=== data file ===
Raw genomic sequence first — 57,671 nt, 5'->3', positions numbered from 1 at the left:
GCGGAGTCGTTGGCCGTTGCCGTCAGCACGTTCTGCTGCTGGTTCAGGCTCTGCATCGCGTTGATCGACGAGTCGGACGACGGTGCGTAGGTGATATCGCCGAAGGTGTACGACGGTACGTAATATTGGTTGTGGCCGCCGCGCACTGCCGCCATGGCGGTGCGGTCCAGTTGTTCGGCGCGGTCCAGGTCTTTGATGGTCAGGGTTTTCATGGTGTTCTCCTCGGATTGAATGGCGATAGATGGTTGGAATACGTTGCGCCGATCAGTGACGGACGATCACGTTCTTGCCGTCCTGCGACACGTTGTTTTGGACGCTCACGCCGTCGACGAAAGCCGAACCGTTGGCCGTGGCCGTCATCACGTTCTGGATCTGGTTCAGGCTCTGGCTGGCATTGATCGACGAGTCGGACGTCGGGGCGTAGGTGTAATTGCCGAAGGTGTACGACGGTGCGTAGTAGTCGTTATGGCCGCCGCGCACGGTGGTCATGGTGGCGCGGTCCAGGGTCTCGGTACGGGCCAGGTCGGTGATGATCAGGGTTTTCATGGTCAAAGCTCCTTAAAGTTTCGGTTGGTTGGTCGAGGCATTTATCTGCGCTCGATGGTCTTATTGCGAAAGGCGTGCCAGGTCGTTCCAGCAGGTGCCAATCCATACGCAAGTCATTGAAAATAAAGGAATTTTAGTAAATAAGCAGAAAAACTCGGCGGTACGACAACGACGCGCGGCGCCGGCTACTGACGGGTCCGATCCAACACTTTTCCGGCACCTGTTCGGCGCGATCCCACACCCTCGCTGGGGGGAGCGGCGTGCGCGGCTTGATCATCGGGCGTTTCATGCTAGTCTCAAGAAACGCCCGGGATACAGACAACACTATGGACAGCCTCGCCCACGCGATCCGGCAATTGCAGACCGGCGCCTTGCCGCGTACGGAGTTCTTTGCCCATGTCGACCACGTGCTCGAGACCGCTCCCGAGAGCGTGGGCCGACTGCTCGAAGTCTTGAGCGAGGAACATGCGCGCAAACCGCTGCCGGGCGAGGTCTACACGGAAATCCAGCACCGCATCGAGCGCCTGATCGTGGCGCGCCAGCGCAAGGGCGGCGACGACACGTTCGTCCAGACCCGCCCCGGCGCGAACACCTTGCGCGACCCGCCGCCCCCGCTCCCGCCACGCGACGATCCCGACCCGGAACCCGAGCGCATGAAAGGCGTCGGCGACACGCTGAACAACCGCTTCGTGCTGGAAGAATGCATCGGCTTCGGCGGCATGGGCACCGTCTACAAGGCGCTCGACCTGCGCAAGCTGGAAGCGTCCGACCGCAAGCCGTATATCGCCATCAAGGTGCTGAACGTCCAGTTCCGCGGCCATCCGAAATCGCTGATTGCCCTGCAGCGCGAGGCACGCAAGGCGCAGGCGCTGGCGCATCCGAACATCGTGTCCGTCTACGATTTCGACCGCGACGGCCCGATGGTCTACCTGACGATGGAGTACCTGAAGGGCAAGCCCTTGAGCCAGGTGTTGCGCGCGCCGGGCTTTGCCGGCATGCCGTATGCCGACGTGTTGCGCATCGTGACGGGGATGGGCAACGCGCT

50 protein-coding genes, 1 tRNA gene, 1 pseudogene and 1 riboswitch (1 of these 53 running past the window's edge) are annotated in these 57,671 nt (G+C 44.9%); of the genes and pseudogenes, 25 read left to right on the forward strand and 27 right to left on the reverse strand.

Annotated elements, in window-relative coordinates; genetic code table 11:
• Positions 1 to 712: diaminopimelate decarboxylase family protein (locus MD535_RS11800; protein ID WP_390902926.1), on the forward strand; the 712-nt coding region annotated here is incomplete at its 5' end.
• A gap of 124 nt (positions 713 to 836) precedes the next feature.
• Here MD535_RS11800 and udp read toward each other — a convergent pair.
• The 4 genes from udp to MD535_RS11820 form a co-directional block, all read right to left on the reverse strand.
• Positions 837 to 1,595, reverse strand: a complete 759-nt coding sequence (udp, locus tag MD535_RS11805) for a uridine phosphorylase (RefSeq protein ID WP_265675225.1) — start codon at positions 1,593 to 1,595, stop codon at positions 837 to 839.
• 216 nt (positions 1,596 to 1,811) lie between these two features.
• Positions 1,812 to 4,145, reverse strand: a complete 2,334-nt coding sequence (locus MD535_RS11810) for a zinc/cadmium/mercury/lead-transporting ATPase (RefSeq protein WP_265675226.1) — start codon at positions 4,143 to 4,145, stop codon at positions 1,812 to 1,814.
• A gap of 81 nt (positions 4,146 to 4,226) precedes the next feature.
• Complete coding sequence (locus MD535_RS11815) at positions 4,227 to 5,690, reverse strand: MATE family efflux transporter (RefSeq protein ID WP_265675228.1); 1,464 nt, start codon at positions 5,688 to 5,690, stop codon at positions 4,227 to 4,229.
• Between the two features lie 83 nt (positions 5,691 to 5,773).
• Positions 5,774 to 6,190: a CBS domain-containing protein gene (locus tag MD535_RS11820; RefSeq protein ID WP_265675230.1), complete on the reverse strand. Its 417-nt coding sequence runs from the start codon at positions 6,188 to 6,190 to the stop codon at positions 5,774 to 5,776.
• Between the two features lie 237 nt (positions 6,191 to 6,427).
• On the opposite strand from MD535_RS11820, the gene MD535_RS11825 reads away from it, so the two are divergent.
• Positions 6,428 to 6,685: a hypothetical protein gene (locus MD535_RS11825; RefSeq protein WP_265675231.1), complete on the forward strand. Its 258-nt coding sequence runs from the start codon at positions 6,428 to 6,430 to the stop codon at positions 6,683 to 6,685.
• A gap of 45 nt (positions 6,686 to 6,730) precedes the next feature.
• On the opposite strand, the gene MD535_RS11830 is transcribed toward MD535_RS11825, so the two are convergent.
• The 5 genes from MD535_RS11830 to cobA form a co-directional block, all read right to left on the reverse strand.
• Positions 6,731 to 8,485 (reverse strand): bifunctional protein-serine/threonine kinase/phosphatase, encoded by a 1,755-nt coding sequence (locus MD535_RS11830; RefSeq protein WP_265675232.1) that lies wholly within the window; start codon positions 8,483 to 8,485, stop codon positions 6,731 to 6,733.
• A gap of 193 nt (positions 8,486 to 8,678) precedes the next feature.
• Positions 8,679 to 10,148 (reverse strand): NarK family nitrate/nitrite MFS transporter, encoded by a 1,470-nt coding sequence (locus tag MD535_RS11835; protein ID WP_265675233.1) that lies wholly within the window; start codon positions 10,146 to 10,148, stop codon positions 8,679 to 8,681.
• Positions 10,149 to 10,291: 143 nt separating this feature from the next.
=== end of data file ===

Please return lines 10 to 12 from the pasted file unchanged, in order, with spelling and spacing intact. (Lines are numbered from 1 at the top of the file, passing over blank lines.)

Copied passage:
• 216 nt (positions 1,596 to 1,811) lie between these two features.
• Positions 1,812 to 4,145, reverse strand: a complete 2,334-nt coding sequence (locus MD535_RS11810) for a zinc/cadmium/mercury/lead-transporting ATPase (RefSeq protein WP_265675226.1) — start codon at positions 4,143 to 4,145, stop codon at positions 1,812 to 1,814.
• A gap of 81 nt (positions 4,146 to 4,226) precedes the next feature.